The STILL Global

The ‘act’ of repatriation is well behind us.

The stories of those who are still global – but no longer living a mobile life – are a collective of voices relatively unrepresented. We are the quiet ones for whom ‘repatriation’ happened a long long while ago.

That doesn’t mean we are done or feel comfortable or entirely at peace with our lives in our passport country. Global childhood expert, author Ruth Hill Useem quoted at the Families in Global Transition (FIGT) 2017 conference answers the question, “When do we adjust to repatriation?” with the very real and simple answer: 

“We never adjust. We adapt.”

Global Minus the Mobile

So where are our stories? How have we adapted? ‘We’ being the-global-without-the-mobile?

Like me, you might never have lived in your passport country until you were 18. And like me, your path likely followed a unique set of sequences that landed you, well – landed in your passport country as an adult.

That belief that we are the TCKs who chose stability and rooting? This story does not necessarily represent us.     

We are those who ‘returned’ and through the quick-sand of circumstance, remain. There is pleasure and love for my life here. And still, a certain sadness. The Families in Global Transitions conference awoke me to a false sense of aloneness in my experience within the global community. It turns out that we — the still-globals — have a place at the table too. 

The voices of those of us who remain global, despite being not currently mobile… landlocked in our passport monoculture.

We carry a different form of grief – not better or more or less – just different than other groups of globals: the TCKs-turned-expats, the trailing spouses, the freshly repatriated. We are the-STILL-globals and we need a place to tell our stories too.


Sarah Stoner is an American-born writer who was raised in Uganda, Morocco, Belgium, and Thailand. Her descriptive nonfiction has appeared in a variety of local magazines and national journals as well as the anthology The Chalk Circle: Intercultural Prizewinning Essays (a Skipping Stones Honor Award Book). Recognition for her work includes first place in the National League of American Pen Women essay contest and selection as a featured author for the City of Seattle Office of Arts and Cultural Affairs project, TreeStory.

Her family’s roots run four generations deep in the Pacific Northwest where she now lives—on a 20-acre land trust property with her husband and two children. With half her life spent navigating foreign soils and various cultures, Sarah is learning the language of living in her passport country. She explores identity and belonging at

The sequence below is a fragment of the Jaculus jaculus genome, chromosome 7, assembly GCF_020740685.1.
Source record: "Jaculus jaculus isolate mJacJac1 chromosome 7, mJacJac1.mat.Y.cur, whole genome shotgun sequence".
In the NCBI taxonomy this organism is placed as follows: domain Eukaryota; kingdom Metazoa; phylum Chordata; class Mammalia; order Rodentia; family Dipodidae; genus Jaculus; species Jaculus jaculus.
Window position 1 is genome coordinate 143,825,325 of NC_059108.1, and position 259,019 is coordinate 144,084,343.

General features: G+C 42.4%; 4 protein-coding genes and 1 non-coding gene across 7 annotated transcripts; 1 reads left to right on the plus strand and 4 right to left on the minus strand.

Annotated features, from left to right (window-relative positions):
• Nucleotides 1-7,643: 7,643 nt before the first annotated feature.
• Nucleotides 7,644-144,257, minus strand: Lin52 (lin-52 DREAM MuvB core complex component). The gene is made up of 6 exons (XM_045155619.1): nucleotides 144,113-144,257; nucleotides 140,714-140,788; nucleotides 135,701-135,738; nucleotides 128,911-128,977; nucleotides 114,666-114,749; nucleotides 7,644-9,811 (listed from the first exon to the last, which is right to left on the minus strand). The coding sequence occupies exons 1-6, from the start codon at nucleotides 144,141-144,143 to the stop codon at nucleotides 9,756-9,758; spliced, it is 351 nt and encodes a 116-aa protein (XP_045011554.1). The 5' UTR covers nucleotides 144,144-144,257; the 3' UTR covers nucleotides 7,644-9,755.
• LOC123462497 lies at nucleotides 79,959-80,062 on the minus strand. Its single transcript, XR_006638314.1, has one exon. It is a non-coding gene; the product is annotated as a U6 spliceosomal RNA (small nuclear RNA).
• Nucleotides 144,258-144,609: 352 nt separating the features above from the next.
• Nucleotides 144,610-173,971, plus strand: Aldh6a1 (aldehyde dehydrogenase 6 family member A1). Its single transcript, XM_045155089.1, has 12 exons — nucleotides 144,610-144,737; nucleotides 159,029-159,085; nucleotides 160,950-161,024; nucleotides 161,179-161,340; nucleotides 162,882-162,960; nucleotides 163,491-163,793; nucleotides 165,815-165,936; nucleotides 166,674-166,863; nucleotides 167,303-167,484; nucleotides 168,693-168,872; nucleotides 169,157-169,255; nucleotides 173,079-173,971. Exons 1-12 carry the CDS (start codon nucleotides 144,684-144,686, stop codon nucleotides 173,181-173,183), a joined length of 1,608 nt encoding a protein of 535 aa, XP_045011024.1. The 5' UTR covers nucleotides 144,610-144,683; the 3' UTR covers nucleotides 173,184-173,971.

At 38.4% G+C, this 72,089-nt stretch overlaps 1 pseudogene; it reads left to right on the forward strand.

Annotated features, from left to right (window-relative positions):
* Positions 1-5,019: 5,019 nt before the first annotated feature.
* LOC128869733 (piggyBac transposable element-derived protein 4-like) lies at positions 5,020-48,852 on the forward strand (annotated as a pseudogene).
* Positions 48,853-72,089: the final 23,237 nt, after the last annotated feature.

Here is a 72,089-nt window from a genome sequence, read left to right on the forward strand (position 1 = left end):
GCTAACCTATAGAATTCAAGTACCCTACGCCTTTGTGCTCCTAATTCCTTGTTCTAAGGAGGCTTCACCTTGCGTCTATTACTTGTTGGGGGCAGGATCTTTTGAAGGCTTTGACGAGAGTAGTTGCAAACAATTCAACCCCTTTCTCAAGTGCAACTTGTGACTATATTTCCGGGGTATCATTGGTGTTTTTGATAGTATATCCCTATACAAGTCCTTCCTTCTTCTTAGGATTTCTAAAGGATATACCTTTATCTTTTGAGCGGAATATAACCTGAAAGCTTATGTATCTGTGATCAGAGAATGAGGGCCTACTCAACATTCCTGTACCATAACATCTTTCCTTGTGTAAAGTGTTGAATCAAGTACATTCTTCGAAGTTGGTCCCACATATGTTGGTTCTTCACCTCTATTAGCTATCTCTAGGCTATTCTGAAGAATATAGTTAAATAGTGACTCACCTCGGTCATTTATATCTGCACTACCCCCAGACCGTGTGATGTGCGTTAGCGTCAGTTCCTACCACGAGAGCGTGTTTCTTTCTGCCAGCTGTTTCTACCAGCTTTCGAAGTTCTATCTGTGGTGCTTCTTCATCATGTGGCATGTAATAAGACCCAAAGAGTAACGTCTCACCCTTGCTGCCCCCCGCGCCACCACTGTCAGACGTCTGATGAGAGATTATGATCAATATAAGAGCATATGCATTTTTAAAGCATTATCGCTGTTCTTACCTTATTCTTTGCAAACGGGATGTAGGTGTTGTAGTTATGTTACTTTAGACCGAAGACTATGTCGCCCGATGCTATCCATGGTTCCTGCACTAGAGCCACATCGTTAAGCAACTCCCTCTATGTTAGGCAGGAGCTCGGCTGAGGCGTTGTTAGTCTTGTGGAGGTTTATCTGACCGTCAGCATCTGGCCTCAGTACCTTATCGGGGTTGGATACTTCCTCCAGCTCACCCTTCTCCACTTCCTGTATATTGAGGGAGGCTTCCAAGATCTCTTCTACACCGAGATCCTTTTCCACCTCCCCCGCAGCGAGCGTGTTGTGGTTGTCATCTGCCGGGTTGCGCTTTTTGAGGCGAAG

4 thoughts on “The STILL Global

  1. I always wondered what it was like for my fellow tck’s who ended up in their home country not moving, because of course I’ve thought about what it would be like to stay put. Thanks for this Sarah. I hope to see you soon!

    • Hi Mel. Judging from what I’ve seen and read, there is no one ‘right’ way. (Don’t we as TCKs know that already – intimately and up close in our beings! about culture and ways of living… )

      I am trying to express and claim this existence that I’ve fallen into and wasn’t quite able to express. Until I showed up at a conference surrounded by so many iterations of ‘globalness’… only then could I see more clearly where I fit, and my need to name it and claim it.

      I love being connected to you. And, I will be doing a profile series on “TCK Writers” … I just might have to squeeze you in there, since I want to hear your story! You write mucho script, I’d guess, correct?

  2. Beautifully expressed, Sarah! I know many who struggle to find the words, or deeper yet, have not entered a space of self-awareness to know that they need to grapple with these emotions. I appreciate platforms like this which encourage wrestling and awareness. Well done.

    • Thanks Russell. There are so many of us out there trying to piece it together. Wrestle with the pieces! I’m curious to hear more of your journey. That’s a warning/invitation! that i’d love to knock on your door to hear more.

Comments are closed.